Such offers came from throughout Western Europe after students like Pyarvoykina and Shelehau ran afoul of the authorities. Many experienced difficulties after participating in opposition demonstrations during and after Belarus's presidential election in March.
Hundreds of peaceful demonstrators were beaten and arrested on the main Minsk square just after the election, and were subjected to 15-day detentions.
Twenty-one-year-old Pyarvoykina's disillusionment with life under the rule of President Alyaksandr Lukashenka led her to become involved in politics a few years ago.
Her activism eventually led her to the ranks of young supporters of opposition candidate Alyaksandr Milinkevich.
Iryna says she was detained by Interior Ministry troops for several days after participating in opposition demonstrations ahead of the election.
"We were arrested by OMON [special police forces] and it was done in a very rough manner," Pyarvoykina said. "In the beginning I was taken to the hospital and then to the place of my detention. It is not easy to tell you how they have treated us because I do not want to recall it, it was so unpleasant."
Pyarvoykina says that despite being beaten, her time spent in detention with other activists was bearable. The worst, she says, came after her release.
Upon resuming her studies of psychology at Minsk State University, Pyarvoykina says the sneers she received from fellow students and teachers hurt more than the physical pain she endured in detention.
After leaving Prague for her one-month course, Pyarvoykina plans to head to Vienna to study there.
She blames the authorities for her situation.
"[I have a feeling] of being hurt by the way this man [Lukashenka] represents us abroad," Pyarvoykina said. "I have big plans for my life. Probably like all young people do. I want to achieve a lot of things. Currently, I feel ashamed for this man who represents my country."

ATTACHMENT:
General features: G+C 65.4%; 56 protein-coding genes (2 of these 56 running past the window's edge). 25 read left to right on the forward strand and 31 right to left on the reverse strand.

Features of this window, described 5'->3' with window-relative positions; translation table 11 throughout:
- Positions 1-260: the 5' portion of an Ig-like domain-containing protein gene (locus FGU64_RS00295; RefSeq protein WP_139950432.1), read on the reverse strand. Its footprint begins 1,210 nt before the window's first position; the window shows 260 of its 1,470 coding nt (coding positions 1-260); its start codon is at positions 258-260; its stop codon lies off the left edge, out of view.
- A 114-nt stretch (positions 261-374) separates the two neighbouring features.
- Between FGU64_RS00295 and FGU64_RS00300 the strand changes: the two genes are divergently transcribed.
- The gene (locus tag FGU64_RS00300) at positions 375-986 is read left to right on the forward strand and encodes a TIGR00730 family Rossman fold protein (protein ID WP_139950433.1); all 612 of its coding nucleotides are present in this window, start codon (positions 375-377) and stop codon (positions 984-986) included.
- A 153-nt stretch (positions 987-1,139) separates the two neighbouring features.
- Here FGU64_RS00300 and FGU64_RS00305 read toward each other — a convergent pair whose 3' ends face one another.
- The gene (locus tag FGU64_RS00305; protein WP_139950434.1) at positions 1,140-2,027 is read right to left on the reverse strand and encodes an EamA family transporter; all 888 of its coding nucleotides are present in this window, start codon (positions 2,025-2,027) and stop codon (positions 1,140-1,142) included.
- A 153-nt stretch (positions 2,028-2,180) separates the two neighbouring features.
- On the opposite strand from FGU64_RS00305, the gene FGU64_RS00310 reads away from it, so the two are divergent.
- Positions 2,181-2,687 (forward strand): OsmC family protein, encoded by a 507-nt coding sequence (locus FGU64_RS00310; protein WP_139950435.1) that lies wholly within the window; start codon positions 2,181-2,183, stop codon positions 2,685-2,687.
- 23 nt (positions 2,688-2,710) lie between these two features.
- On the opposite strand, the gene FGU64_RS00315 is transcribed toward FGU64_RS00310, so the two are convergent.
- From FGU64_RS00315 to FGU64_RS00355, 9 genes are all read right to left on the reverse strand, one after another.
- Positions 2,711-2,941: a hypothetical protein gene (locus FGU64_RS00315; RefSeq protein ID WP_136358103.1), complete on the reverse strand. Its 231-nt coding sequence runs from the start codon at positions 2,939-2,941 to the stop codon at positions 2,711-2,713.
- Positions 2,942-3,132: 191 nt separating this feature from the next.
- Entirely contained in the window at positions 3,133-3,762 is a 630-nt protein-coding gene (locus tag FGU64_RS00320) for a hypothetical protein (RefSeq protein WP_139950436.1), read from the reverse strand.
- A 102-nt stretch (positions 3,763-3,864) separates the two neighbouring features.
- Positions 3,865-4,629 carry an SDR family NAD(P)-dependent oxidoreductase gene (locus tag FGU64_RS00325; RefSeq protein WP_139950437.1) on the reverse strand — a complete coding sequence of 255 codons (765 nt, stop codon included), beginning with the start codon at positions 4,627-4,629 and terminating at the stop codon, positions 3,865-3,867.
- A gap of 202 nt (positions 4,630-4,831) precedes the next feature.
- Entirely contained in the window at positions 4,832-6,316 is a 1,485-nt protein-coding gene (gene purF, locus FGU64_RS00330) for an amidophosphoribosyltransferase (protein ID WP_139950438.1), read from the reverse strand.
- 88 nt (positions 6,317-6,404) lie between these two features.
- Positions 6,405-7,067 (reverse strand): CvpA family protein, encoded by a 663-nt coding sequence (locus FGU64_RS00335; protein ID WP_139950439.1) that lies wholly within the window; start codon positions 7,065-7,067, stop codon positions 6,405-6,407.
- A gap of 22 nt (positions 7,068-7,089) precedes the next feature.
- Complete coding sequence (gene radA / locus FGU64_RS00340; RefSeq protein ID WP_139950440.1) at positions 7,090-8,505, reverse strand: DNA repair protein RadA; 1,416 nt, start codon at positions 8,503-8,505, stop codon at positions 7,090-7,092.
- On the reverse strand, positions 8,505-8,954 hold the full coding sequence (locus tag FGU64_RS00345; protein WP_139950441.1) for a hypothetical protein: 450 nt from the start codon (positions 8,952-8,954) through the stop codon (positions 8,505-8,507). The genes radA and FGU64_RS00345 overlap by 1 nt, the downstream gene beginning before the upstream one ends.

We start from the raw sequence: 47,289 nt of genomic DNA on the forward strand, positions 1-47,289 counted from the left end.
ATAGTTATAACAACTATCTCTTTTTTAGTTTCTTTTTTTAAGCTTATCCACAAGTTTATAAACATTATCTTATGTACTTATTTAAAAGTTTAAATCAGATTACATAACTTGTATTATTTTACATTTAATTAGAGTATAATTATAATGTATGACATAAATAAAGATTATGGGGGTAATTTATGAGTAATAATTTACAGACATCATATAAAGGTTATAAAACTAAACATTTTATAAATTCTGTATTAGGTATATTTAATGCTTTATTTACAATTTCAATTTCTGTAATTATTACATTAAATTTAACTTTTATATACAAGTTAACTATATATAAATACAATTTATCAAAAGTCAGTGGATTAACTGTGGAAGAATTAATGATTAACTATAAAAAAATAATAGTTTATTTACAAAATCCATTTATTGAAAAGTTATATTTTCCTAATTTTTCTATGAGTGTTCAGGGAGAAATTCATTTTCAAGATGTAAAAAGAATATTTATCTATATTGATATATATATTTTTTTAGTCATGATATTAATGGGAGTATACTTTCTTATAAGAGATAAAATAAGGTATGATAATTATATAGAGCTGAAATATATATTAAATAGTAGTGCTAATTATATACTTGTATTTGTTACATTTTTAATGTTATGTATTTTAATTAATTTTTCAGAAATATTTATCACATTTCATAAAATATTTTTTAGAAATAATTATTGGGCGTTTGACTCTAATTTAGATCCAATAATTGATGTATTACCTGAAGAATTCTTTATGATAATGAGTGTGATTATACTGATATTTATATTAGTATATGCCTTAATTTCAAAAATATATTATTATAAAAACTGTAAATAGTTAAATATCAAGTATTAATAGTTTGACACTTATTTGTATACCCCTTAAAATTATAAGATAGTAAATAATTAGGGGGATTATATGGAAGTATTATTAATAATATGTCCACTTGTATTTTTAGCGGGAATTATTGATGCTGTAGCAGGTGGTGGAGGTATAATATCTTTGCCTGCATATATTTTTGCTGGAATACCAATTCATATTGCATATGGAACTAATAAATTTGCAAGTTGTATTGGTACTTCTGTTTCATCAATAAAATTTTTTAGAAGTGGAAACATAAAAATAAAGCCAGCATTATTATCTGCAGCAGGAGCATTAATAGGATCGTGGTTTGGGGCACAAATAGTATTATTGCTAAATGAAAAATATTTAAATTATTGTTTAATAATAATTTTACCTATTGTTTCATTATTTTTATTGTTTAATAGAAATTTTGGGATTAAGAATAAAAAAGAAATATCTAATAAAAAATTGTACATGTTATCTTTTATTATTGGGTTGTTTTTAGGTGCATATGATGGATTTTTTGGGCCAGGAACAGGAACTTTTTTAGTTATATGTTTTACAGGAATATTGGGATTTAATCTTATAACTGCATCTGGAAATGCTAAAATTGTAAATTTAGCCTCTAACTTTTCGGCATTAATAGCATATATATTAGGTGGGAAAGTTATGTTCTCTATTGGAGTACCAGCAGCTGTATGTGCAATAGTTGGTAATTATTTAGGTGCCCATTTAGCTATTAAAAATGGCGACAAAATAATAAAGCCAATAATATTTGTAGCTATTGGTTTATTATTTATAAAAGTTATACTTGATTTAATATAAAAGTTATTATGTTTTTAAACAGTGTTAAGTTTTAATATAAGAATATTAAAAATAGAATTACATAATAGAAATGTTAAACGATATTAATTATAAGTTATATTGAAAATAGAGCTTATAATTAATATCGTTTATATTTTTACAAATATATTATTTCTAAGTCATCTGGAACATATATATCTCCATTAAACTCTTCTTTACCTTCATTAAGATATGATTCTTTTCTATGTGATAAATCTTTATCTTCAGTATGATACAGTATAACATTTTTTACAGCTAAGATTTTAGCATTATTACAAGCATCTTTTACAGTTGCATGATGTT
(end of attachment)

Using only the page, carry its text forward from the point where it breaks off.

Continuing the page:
Shelehau, 23, recently completed his studies in Belarus. He, too, is active in politics. He serves as vice chairman of the youth organization Veras (Heather) in the eastern city of Vitsebsk. The organization spreads information about European issues and organizes public events such as the "Days of Europe."
He says that although he has never been subjected to physical pressure, the Belarusian authorities keep a close eye on Veras because of its influence on society.
The harassment takes different forms, he says. Local bureaucrats invite him for "discussions" almost every day. And every idea the organization puts forward is meticulously discussed, every initiative requires approval, and permission is required for even the slightest public action. Shelehau says local authorities on many occasions have advised him "to be more loyal."
However, Shelehau and Pyarvoykina both exhibit obvious affection for their motherland.
Shelehau names off numerous advantages that young people enjoy in Belarus -- discos, nightclubs, Internet cafes, and gyms. The older generation, he says, benefits from steady employment, fair salaries, and regularly paid pensions.
"In fact everything is allowed except politics," Shelehau said. "In fact, with politics all the problems begin. If you ignore this sphere, you find that many things in Belarus are developing in a rather stable way, and we in principle do not feel that we are living in a kind of some kind of stone age."
Devotion To The Motherland
For her part, Pyarvoykina plans to return to Belarus after the completion of her studies in Vienna.
"In any case, I plan to return to Belarus. I do not know when it will happen. Maybe I will study longer than I plan [in Austria] but I will work for my country," Pyarvoykina said. "I will bring better life to it, bring something new to it."
Their hearts, it is clear, lie firmly in Belarus. And despite the hurdles they might face in working toward developing democracy there -- that is where they see their future.
A police officer closes the gate on a Minsk detention center after demonstrators were brought there on March 24, 2006 (RFE/RL)
LOOKING BACK: On March 21, 2006, RFE/RL's Washington office hosted a briefing on the March 19 presidential election in Belarus and its unfolding aftermath. The roundtable discussion featured CELESTE WALLANDER, director and senior fellow at the Russia and Eurasia Program of the Center for Strategic and International Studies; "The New York Times" Moscow correspondent STEVEN LEE MYERS; and RFE/RL Belarus Service Director ALEXANDER LUKASHUK (the latter two speaking via telephone from Minsk).
The roundtable discussion focused on the actions of the administration of President Alyaksandr Lukashenka during the campaign and the election and on what the world can expect from Lukashenka's third term in office.